They tend to write from the vantage point of their computers without thinking about the very human person savoring every word.
Let’s look at what I call the 7 Deadly Sins that Writers Commit:
As a reader when I’m engrossed in a book, I want to see the worldview from a clear vantage point. If I’m reading in one character’s mind, I don’t want to shift into another character’s mind without some warning. When authors do this, they violate the point-of-view. Sometimes it’s a simple mistake, just one little lapse. But, that lapse takes me, the reader, out of the world the author created. It’s okay to show different points-of-view with chapter breaks or with section breaks, but not from one sentence to the next!
When authors talk about cell phones in books set in the 1990’s or vice versa act as if their characters know nothing about texting in the present-day, that is a deadly sin. We, authors, must research our time and recognize that our readers will know if you make a mistake.
Sometimes we authors know the story so well, we forget that we left out an important piece of information. That information links events or people. One of the hardest thing for authors to do is read their work as if for the first time. In fact, it’s quite impossible. The best way to avoid this deadly sin is to ask other people to read your work.
Some readers will forgive the occasional grammatical error, particularly if it’s a typo. Readers know how hard it is to catch every last thing. If, however, your book is full of errors, either typos or grammatical mishaps, your readers will not forgive you.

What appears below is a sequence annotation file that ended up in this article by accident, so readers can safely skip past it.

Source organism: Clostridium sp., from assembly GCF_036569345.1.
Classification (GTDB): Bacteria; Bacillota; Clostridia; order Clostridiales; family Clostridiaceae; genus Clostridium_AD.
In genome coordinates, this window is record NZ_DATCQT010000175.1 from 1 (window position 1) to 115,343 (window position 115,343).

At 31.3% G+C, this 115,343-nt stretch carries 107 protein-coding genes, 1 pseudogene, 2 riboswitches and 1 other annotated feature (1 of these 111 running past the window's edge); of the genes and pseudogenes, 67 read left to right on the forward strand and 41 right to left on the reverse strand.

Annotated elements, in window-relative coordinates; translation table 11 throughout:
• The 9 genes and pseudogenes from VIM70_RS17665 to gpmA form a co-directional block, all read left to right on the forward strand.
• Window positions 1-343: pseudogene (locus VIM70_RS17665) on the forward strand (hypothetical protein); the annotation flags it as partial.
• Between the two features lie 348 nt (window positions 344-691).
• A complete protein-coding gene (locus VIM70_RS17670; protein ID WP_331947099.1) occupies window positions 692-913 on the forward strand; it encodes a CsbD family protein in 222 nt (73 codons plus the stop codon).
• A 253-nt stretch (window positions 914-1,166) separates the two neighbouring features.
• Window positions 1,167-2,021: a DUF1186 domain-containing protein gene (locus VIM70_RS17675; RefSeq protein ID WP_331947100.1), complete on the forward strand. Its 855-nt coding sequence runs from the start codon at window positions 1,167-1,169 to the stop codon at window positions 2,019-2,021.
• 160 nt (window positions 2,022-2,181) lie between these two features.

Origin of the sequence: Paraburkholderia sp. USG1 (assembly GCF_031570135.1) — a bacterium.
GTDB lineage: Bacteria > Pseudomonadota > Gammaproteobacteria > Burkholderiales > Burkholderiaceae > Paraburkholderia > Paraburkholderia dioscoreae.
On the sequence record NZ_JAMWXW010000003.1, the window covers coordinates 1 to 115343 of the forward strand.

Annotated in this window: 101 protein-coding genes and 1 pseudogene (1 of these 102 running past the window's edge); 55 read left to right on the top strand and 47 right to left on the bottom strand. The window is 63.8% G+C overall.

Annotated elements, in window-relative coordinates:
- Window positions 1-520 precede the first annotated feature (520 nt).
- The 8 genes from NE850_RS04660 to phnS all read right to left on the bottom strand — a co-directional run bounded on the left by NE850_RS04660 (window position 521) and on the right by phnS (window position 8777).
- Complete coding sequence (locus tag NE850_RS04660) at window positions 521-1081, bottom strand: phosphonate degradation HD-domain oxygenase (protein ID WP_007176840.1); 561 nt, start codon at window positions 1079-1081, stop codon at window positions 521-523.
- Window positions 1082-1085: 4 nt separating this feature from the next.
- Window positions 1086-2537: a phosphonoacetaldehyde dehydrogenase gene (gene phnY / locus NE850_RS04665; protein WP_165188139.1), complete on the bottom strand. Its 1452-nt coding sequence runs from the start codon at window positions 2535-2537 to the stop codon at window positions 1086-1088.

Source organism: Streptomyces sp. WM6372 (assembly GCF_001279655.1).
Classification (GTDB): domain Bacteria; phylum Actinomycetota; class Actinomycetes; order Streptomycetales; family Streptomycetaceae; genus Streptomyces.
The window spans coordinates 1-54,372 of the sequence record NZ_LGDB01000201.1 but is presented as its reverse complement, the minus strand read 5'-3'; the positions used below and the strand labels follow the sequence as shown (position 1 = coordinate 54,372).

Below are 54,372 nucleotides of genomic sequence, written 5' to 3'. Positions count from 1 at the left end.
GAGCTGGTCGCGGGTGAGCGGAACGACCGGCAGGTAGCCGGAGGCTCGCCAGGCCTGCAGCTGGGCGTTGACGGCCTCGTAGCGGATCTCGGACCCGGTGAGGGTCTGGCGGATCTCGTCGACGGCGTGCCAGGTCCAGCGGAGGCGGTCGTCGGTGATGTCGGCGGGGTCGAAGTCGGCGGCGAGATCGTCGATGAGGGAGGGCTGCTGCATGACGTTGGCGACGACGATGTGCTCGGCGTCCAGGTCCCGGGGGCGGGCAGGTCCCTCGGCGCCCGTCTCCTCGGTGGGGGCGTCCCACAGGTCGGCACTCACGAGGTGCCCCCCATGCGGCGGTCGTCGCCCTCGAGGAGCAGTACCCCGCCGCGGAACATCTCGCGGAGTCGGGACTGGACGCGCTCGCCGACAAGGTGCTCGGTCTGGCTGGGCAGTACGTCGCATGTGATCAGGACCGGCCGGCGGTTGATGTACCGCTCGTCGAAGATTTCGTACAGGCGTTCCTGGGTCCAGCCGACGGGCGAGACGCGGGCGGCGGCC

Your first page should begin in the action in the present time. Not in the past. If past events cause the current action (which is ultimately often the case), then you must sprinkle in the events a little at a time. Overwhelming the reader with past history (anywhere in the book) is definitely a no-no.
Authors whose characters are too controlled tend to produce wooden or stereotypical characters. When our characters surprise us, do things we didn’t expect, that’s when characterization becomes real. If you hold onto your characters too tightly, your readers will recognize it and decide your characters are forced, not real.
My gosh! How many talented authors commit this sin? Donna Tart did so in Goldfinch. Her mistake was going on and on and on with information that was unnecessary. As a reader I was skimming. It’s important for the author to end the book quickly but in a satisfying way that ties everything up. If you leave questions unanswered or events unresolved, you’d better have a sequel planned. Otherwise your readers will kiss your work good-bye.
Those are my 7 Deadly Sins Writers Commit. What are some of yours?